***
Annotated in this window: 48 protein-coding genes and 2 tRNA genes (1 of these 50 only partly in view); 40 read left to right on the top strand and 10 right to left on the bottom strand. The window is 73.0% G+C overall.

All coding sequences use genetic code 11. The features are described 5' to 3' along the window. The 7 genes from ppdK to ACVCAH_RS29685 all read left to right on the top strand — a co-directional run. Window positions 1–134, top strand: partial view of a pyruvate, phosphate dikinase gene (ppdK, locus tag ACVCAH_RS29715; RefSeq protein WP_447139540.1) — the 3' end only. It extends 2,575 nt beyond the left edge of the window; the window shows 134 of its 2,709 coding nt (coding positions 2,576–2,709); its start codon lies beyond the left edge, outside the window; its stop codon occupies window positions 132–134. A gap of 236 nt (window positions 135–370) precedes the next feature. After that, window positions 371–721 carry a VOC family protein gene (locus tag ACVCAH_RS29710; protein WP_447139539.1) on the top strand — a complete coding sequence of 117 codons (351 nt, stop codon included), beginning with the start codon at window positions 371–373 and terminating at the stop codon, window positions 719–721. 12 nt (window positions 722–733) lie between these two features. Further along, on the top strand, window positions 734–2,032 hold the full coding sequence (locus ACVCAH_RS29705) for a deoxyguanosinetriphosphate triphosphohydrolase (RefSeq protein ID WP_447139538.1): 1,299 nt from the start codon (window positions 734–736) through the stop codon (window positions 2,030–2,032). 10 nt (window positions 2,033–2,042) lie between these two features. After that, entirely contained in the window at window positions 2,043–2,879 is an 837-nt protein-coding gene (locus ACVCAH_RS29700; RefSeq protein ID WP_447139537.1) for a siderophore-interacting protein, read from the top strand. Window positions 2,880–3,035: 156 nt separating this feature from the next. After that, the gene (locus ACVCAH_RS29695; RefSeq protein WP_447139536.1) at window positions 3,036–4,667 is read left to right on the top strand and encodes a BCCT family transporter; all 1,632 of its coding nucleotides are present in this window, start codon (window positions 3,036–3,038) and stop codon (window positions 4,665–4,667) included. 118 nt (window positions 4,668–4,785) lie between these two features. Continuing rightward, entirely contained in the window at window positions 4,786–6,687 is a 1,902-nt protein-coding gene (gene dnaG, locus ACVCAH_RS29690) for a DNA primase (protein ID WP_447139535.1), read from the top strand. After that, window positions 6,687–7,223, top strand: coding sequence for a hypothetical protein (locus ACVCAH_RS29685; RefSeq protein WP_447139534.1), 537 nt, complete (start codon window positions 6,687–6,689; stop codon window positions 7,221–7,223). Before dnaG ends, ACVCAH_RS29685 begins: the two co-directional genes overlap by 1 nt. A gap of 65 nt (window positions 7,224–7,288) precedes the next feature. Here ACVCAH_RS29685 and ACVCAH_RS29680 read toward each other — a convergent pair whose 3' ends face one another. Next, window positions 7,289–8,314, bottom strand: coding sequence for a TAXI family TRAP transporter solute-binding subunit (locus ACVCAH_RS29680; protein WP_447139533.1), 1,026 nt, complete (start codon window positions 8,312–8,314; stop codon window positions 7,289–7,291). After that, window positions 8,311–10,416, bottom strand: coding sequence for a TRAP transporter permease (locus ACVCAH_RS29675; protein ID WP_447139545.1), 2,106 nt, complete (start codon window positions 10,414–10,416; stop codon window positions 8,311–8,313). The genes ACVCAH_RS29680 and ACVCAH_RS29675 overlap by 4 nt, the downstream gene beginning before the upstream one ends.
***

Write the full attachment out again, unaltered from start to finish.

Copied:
Annotated in this window: 48 protein-coding genes and 2 tRNA genes (1 of these 50 only partly in view); 40 read left to right on the top strand and 10 right to left on the bottom strand. The window is 73.0% G+C overall.

All coding sequences use genetic code 11. The features are described 5' to 3' along the window. The 7 genes from ppdK to ACVCAH_RS29685 all read left to right on the top strand — a co-directional run. Window positions 1–134, top strand: partial view of a pyruvate, phosphate dikinase gene (ppdK, locus tag ACVCAH_RS29715; RefSeq protein WP_447139540.1) — the 3' end only. It extends 2,575 nt beyond the left edge of the window; the window shows 134 of its 2,709 coding nt (coding positions 2,576–2,709); its start codon lies beyond the left edge, outside the window; its stop codon occupies window positions 132–134. A gap of 236 nt (window positions 135–370) precedes the next feature. After that, window positions 371–721 carry a VOC family protein gene (locus tag ACVCAH_RS29710; protein WP_447139539.1) on the top strand — a complete coding sequence of 117 codons (351 nt, stop codon included), beginning with the start codon at window positions 371–373 and terminating at the stop codon, window positions 719–721. 12 nt (window positions 722–733) lie between these two features. Further along, on the top strand, window positions 734–2,032 hold the full coding sequence (locus ACVCAH_RS29705) for a deoxyguanosinetriphosphate triphosphohydrolase (RefSeq protein ID WP_447139538.1): 1,299 nt from the start codon (window positions 734–736) through the stop codon (window positions 2,030–2,032). 10 nt (window positions 2,033–2,042) lie between these two features. After that, entirely contained in the window at window positions 2,043–2,879 is an 837-nt protein-coding gene (locus ACVCAH_RS29700; RefSeq protein ID WP_447139537.1) for a siderophore-interacting protein, read from the top strand. Window positions 2,880–3,035: 156 nt separating this feature from the next. After that, the gene (locus ACVCAH_RS29695; RefSeq protein WP_447139536.1) at window positions 3,036–4,667 is read left to right on the top strand and encodes a BCCT family transporter; all 1,632 of its coding nucleotides are present in this window, start codon (window positions 3,036–3,038) and stop codon (window positions 4,665–4,667) included. 118 nt (window positions 4,668–4,785) lie between these two features. Continuing rightward, entirely contained in the window at window positions 4,786–6,687 is a 1,902-nt protein-coding gene (gene dnaG, locus ACVCAH_RS29690) for a DNA primase (protein ID WP_447139535.1), read from the top strand. After that, window positions 6,687–7,223, top strand: coding sequence for a hypothetical protein (locus ACVCAH_RS29685; RefSeq protein WP_447139534.1), 537 nt, complete (start codon window positions 6,687–6,689; stop codon window positions 7,221–7,223). Before dnaG ends, ACVCAH_RS29685 begins: the two co-directional genes overlap by 1 nt. A gap of 65 nt (window positions 7,224–7,288) precedes the next feature. Here ACVCAH_RS29685 and ACVCAH_RS29680 read toward each other — a convergent pair whose 3' ends face one another. Next, window positions 7,289–8,314, bottom strand: coding sequence for a TAXI family TRAP transporter solute-binding subunit (locus ACVCAH_RS29680; protein WP_447139533.1), 1,026 nt, complete (start codon window positions 8,312–8,314; stop codon window positions 7,289–7,291). After that, window positions 8,311–10,416, bottom strand: coding sequence for a TRAP transporter permease (locus ACVCAH_RS29675; protein ID WP_447139545.1), 2,106 nt, complete (start codon window positions 10,414–10,416; stop codon window positions 8,311–8,313). The genes ACVCAH_RS29680 and ACVCAH_RS29675 overlap by 4 nt, the downstream gene beginning before the upstream one ends.